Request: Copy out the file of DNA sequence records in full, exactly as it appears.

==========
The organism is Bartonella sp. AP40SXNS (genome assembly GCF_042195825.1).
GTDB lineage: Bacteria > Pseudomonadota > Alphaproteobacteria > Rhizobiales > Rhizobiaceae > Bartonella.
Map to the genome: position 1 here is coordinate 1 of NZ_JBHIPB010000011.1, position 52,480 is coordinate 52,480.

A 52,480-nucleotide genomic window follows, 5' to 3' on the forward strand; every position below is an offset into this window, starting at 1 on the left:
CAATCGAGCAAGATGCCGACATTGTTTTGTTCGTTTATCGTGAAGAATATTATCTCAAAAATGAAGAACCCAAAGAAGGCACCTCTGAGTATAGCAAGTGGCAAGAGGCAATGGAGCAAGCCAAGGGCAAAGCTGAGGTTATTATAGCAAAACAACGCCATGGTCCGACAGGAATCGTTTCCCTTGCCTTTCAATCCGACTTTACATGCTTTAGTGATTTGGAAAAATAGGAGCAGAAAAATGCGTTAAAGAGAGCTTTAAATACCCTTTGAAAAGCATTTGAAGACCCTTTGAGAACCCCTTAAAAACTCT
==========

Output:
The organism is Bartonella sp. AP40SXNS (genome assembly GCF_042195825.1).
GTDB lineage: Bacteria > Pseudomonadota > Alphaproteobacteria > Rhizobiales > Rhizobiaceae > Bartonella.
Map to the genome: position 1 here is coordinate 1 of NZ_JBHIPB010000011.1, position 52,480 is coordinate 52,480.

A 52,480-nucleotide genomic window follows, 5' to 3' on the forward strand; every position below is an offset into this window, starting at 1 on the left:
CAATCGAGCAAGATGCCGACATTGTTTTGTTCGTTTATCGTGAAGAATATTATCTCAAAAATGAAGAACCCAAAGAAGGCACCTCTGAGTATAGCAAGTGGCAAGAGGCAATGGAGCAAGCCAAGGGCAAAGCTGAGGTTATTATAGCAAAACAACGCCATGGTCCGACAGGAATCGTTTCCCTTGCCTTTCAATCCGACTTTACATGCTTTAGTGATTTGGAAAAATAGGAGCAGAAAAATGCGTTAAAGAGAGCTTTAAATACCCTTTGAAAAGCATTTGAAGACCCTTTGAGAACCCCTTAAAAACTCT